- Degree programmes with a submission deadline of 1 November 2021 will have the option to postpone submission of the assessment report by no more than one year. This is to ensure that these programmes can focus on continuing their education while the coronavirus measures are in place. However, the institute must still submit an application for accreditation on time, along with an application to postpone submission of the report.
- International students who are obliged to complete a language test for the purposes of enrolment for the 2021-2022 academic year will be permitted to use a number of online language tests. This option had already been made available to students enrolling for the 2020-2021 academic year. More information concerning this matter can be found on the website of the National Higher Education Code of Conduct Committee.
The ministry's new Coronavirus Measures Road Map has also been incorporated into the new version of the protocol for the universities.
Coronavirus update, 15 December 2020: impact of the cabinet measures on the universities
Yesterday, the cabinet announced extensive measures, which will have the following consequences for research universities:
- As of Wednesday, 16 December 2020 until Sunday, 17 January 2021 at the very least, no in-person teaching activities will take place and all teaching will be conducted remotely. An exception to this rule will be made for examinations, tests, practical education and training for vulnerable students, including for activities scheduled to take place in non-university buildings.
- Self-study in university buildings will only be available to vulnerable students and it will be by appointment only.
- Working from home will remain the guiding principle. Researchers will be permitted to work on-site in the event their work is strictly location-dependent. The universities will determine which research activities are location-dependent (such as lab work) and must therefore be conducted on site.
- Provided it is necessary for the purposes of on-site teaching or research activities, students and staff will be permitted to make use of public transport.
- As of Wednesday, 16 December 2020, any doctoral ceremonies or inaugural lectures will in principle be conducted online or on site with no audience in physical attendance (in the event this was not already the case).
- Lecturers and support staff required for teaching activities are considered to be essential professions. For this reason, the children of these staff are permitted to attend primary school, childcare services, and after-school care.
The protocol for the universities has been updated in line with these new measures. On the central government's website, you can find frequently asked questions regarding coronavirus and higher education.
Coronavirus update, 1 December 2020: Research universities and universities of applied sciences wish to ease the burden on staff with cabinet support
To maintain the high quality of the education provided and to ease the burden placed on current staff, the research universities and universities of applied sciences wish to hire extra staff in the coming period. In order to do this, government support will be required. The research universities and universities of applied sciences have drafted two ways in which this can be done: a grant system such as the one introduced for primary education (PO), secondary education (VO) and senior secondary vocational education (MBO), or funding provided via the Coronavirus Jobs initiative 'This would send a clear signal that the cabinet recognises the impact of coronavirus on the staff in all education sectors', says VSNU Chairman Pieter Duisenberg.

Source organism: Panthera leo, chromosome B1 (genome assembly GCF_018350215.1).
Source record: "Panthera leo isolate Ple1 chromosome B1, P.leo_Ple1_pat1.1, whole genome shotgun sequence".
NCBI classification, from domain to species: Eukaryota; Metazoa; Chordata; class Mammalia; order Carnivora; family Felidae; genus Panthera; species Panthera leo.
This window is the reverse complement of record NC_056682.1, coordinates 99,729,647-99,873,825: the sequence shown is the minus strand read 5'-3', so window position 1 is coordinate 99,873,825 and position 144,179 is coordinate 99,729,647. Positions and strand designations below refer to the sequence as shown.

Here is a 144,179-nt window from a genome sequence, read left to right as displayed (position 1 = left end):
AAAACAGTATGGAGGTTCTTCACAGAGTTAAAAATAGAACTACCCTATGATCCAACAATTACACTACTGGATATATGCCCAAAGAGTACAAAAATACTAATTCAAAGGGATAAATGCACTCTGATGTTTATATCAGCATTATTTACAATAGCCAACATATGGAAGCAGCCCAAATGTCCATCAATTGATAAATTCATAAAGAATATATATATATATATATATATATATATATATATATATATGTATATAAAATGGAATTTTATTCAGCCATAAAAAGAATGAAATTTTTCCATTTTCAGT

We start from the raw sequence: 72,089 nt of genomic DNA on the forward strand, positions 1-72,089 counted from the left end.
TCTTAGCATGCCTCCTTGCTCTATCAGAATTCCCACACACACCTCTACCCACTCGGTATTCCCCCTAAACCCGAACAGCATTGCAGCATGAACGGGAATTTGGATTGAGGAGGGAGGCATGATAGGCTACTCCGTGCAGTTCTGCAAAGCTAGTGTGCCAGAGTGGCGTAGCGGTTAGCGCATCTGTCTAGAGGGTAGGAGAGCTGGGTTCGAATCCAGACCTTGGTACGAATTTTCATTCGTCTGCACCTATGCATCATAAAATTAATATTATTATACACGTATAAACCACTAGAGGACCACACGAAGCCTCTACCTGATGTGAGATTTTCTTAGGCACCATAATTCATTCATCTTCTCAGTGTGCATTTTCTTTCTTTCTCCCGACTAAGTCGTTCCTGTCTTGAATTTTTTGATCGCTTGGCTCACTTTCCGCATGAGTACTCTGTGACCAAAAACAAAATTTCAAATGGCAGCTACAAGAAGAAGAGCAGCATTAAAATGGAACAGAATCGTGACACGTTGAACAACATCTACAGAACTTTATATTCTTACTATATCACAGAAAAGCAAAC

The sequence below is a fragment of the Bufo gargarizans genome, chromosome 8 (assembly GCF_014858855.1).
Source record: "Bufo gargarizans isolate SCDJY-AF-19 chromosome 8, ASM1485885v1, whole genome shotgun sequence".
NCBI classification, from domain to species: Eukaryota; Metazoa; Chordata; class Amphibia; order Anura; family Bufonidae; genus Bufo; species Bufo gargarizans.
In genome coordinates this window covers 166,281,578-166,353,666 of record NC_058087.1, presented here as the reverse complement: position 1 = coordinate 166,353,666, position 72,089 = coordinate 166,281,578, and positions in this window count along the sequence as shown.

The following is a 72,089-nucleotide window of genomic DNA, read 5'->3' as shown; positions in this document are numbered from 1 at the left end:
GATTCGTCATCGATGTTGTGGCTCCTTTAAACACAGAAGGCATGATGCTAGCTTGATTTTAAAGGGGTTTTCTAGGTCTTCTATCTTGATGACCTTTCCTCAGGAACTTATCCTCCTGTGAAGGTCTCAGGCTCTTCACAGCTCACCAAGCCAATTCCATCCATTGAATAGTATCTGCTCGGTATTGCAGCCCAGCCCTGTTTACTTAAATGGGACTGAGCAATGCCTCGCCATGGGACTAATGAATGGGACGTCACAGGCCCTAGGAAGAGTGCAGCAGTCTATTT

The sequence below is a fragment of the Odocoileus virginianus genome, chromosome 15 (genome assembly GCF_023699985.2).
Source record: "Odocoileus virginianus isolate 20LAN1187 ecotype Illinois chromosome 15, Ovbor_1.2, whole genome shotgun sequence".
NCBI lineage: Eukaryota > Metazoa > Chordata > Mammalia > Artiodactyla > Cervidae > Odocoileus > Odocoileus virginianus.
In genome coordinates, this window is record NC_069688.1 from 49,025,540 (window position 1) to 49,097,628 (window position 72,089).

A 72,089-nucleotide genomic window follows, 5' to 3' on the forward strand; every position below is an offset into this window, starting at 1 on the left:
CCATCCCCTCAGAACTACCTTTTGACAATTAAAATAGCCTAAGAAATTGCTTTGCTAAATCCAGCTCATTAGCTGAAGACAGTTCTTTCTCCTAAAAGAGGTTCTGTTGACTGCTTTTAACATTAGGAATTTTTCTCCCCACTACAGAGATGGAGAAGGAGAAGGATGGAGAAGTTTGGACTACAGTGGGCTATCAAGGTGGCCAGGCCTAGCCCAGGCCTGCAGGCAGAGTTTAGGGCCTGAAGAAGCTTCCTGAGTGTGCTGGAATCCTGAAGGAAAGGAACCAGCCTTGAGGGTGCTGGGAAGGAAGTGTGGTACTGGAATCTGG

Since the start of the coronavirus crisis, the primary focus of the research universities has been to optimally facilitate staff to conduct their teaching activities, e.g. by providing ICT support and extra lecturers, teaching assistants and student assistants. The latter group in particular could be rapidly deployed on a large scale in order to reduce workload. Furthermore, extra staff could be hired for the purposes of compliance with coronavirus measures on campus, adjustment of the campus design and other necessary Coronavirus-related work.
For more information, read the letter entitled 'Cabinet contributions to reducing Coronavirus workload in the higher education sector'.
Coronavirus update 11 November 2020: new version of Higher Education Service Document
New version of the Higher Education Service Document
A new version of the Higher Education Service Document was published today. Among other things, this version contains a roadmap for the government measures that apply to higher education and agreements on the binding study advice (BSA) for the current academic year.
The roadmap is a new element in this service document update. This translates the government's roadmap to our sector and shows which measures the government can take at different risk levels in the coronavirus outbreak. We are currently at the ‘very serious’ level. Within this level, there is still the same scope for physical teaching activities as at the start of this academic year.